Sri Lankan captain Dinesh Chandimal has been banned for one Test and fined 100 per cent of his match fee following an International Cricket Council (ICC) charge of ball tampering that was brought...
You are here
James makes graceful exit
Six-time national 800m champion Jamaal James has decided to step away from the track after competing for 17 years.
In a message on Monday posted on his facebook page and followed up with an interview, he confirmed his retirement as an athlete. He wrote, “Well this is the end! I would like to announce my retirement as an elite level track and field athlete.
The middle-distance runner is leaving on his own terms and he feels blessed to have experienced a healthy career.
“I go out gracefully,” said James. “I have no bitterness. I have travelled all over the world. The pros out-way the cons, I feel good, but when the fire is gone, it’s time to move on. I will be missing out the Commonwealth Games but, I have no regrets.”
On the weekend, James participated in the National Association of Athletics Administrations of T&T (NAAATT) Pre-Commonwealth Meet at the Hasely Crawford Stadium in Port-of-Spain.
Like a number of local athletes, he was attempting to seal a spot on the national track and field team for the upcoming Gold Coast Commonwealth Games in Australia.
James faced the starter in the men’s 8oo metres event and advanced to the final with the fastest qualifying time of one minute and 49.39 seconds on Sunday. However, he was unable to finish the race, ending any chance to making the team.
“My very last race was Sunday. I signed off with a 1:49.34 at the T&T Pre Commonwealth Meet in the prelims then I final I rabbited the race up to 400m to help the next generation achieve their goals,” said James in his statement.
“Athletics has given me more than I could have ever hoped for. I began as a 12-year-old in 2001 and retire as a 29-year-old veteran of the sport. In between I met a host of awesome people and enjoyed many highs and a few lows!”
In his retirement, the two-time Central American and Caribbean (CAC) junior 800m champion echoed a similar sentiment to a number of local athletes in recent times about the financial restraints of being an elite athlete in T&T.
“In spite of very minimal support from the administrative powers in T&T, I was able to run between the 1:48.86 and 1:46.57 for 12 years, consecutively.
“Things has always been this way, it has been a struggle,” said James. “It is only now that athletes are speaking out but I am genuinely satisfied with my career and grateful for what I have been able to achieve.”
He went on to detail his achievements during his academic and professional career and the pride it has brought to him, mentioning those who had helped him along the way, thanking them for their contributions.
James spoke about securing a Communication Studies Degree at his dream school, Louisiana State University and elaborated on his proudest moments in the sport.
“My fifth place finish at the 2005 World Youth Championships in Morocco where I was the lone athlete from the Western Hemisphere to make the final. I was able to secure this achievement whilst sitting my CXC/GCSE exams at Trinity College Moka and attained all eight subjects.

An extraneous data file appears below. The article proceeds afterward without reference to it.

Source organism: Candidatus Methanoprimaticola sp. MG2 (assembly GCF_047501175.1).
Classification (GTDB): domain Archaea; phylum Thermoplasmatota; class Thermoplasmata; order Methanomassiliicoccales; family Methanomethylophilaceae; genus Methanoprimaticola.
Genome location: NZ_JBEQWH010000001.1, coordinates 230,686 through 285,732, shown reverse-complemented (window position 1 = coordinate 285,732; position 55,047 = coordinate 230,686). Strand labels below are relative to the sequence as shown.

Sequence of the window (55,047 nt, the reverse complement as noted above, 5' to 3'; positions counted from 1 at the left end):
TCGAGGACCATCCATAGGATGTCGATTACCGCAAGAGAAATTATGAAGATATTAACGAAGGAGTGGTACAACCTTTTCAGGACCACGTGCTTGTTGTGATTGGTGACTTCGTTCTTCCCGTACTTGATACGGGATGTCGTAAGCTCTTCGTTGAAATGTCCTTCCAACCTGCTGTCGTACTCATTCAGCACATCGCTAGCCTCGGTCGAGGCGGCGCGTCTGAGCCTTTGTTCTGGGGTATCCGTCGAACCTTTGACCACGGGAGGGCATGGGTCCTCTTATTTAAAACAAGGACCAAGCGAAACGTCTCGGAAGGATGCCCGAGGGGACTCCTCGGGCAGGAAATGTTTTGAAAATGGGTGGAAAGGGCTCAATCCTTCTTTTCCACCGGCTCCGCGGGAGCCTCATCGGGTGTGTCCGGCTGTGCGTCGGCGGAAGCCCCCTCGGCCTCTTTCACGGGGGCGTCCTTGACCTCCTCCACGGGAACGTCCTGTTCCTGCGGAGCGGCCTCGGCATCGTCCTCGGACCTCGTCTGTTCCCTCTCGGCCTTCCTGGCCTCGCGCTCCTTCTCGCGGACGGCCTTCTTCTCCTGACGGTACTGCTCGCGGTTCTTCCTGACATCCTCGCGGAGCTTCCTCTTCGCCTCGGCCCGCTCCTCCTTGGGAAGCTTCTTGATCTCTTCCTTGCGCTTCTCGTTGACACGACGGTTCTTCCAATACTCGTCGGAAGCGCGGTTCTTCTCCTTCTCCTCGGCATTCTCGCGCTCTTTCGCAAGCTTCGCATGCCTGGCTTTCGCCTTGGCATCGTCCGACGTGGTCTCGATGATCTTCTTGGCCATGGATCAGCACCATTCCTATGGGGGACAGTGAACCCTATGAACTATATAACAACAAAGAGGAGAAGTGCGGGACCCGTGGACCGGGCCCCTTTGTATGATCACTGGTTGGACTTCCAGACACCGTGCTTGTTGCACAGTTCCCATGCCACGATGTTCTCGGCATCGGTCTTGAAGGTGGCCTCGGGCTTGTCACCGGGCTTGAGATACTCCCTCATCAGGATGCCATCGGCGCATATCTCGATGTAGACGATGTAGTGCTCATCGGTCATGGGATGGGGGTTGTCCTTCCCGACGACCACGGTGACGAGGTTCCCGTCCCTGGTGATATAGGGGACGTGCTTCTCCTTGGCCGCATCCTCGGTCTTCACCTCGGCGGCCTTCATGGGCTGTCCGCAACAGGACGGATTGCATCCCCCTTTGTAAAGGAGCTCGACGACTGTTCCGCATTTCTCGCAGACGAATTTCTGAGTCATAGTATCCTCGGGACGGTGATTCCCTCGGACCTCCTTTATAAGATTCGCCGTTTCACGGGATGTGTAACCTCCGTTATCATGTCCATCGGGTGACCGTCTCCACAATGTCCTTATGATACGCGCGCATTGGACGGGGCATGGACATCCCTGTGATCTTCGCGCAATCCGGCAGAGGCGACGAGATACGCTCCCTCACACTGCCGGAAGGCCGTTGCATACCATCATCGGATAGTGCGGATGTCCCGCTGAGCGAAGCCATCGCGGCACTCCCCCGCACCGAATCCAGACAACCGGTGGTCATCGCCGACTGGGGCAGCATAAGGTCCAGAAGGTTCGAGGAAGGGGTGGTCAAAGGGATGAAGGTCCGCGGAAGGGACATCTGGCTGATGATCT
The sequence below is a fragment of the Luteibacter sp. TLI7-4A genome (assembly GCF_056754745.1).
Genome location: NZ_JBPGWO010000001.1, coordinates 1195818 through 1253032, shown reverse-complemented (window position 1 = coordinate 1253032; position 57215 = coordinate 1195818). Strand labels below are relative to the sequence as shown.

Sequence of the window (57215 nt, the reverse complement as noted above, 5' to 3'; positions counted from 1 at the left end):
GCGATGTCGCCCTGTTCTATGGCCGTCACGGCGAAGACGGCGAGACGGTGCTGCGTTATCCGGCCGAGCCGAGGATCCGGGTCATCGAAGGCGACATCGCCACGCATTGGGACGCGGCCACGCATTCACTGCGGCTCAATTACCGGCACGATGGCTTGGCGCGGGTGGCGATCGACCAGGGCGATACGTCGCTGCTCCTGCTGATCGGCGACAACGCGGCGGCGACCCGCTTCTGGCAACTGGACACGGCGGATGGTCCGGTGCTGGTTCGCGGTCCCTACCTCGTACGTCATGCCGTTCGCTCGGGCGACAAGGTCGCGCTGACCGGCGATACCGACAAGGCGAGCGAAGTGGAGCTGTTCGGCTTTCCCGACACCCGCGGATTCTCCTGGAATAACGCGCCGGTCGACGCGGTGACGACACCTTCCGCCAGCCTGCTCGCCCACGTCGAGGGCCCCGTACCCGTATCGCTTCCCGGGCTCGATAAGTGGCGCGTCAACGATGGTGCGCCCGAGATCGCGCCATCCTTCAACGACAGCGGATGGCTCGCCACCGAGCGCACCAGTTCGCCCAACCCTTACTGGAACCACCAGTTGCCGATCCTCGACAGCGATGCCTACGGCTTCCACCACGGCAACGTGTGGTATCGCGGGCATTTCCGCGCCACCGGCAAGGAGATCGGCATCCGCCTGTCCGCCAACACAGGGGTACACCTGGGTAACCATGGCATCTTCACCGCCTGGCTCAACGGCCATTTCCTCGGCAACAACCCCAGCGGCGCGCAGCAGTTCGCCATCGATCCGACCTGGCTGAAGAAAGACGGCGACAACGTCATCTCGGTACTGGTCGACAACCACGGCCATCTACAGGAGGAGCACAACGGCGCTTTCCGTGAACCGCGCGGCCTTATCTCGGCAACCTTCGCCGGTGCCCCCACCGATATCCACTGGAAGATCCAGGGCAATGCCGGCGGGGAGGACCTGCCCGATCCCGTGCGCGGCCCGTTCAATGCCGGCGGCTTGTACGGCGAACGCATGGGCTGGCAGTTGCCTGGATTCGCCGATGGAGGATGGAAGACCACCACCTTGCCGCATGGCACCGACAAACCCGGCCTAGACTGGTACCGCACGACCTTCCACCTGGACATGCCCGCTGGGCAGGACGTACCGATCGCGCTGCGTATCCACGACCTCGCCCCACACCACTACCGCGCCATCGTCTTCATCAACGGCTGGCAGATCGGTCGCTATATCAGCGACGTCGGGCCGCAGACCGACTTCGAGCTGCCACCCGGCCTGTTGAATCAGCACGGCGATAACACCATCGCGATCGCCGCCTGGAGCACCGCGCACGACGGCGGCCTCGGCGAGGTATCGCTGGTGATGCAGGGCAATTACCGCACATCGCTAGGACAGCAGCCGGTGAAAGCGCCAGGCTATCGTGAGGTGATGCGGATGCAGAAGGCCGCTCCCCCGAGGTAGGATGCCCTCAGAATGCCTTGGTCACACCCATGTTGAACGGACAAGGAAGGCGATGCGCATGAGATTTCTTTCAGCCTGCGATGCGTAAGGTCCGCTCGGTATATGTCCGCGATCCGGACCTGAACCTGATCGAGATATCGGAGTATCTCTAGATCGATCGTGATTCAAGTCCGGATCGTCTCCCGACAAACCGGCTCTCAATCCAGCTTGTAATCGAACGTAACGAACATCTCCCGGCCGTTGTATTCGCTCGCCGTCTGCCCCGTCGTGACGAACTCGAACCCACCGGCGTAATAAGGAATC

“Setting the national junior 800m record of 1:47.00 at the South Eastern Conference Championships in Tuscaloosa, Alabama as a freshman at LSU and winning the 800m bronze medal at 2015 North America Central America and Caribbean (NACAC) Championships in San Jose, Costa Rica as a self coached athlete.
“I wrote the programme and my fiance Desiree John timed the workouts.”
James used the medium to thank the NAAA’s, T&T Olympic Committee (TTOC) and Ministry of Sport staff, the medical staff, massage therapists, all his coaches over the years and his family.
“I have learnt a lot from each and everyone of you. Thanks for dedicating your lives to making others better.
“I have saved the best thank you for last, thanks to my family who gave me the platform to pursue my dreams,” said James, who views his career as a tremendous journey that has now come to an end but promised to remain involved in the sport
“I will still be in the sport involved at a coaching and mentorship level,” said the two-time Carifta 800m champion.
• Six-time Senior T&T 800m champion
• Two-time Carifta 800m champion
• Two-time CAC Junior 800m champion
• Pan American Jr 800m Silver Medal
• NACAC Senior 800m Bronze Medal
• Two-time SEC 800m champion
• Two-time NCAA 800m All American
• IAAF World Youth Championship final
User comments posted on this website are the sole views and opinions of the comment writer and are not representative of Guardian Media Limited or its staff.
Guardian Media Limited accepts no liability and will not be held accountable for user comments.
Guardian Media Limited reserves the right to remove, to edit or to censor any comments.
Any content which is considered unsuitable, unlawful or offensive, includes personal details, advertises or promotes products, services or websites or repeats previous comments will be removed.
User profiles registered through fake social media accounts may be deleted without notice.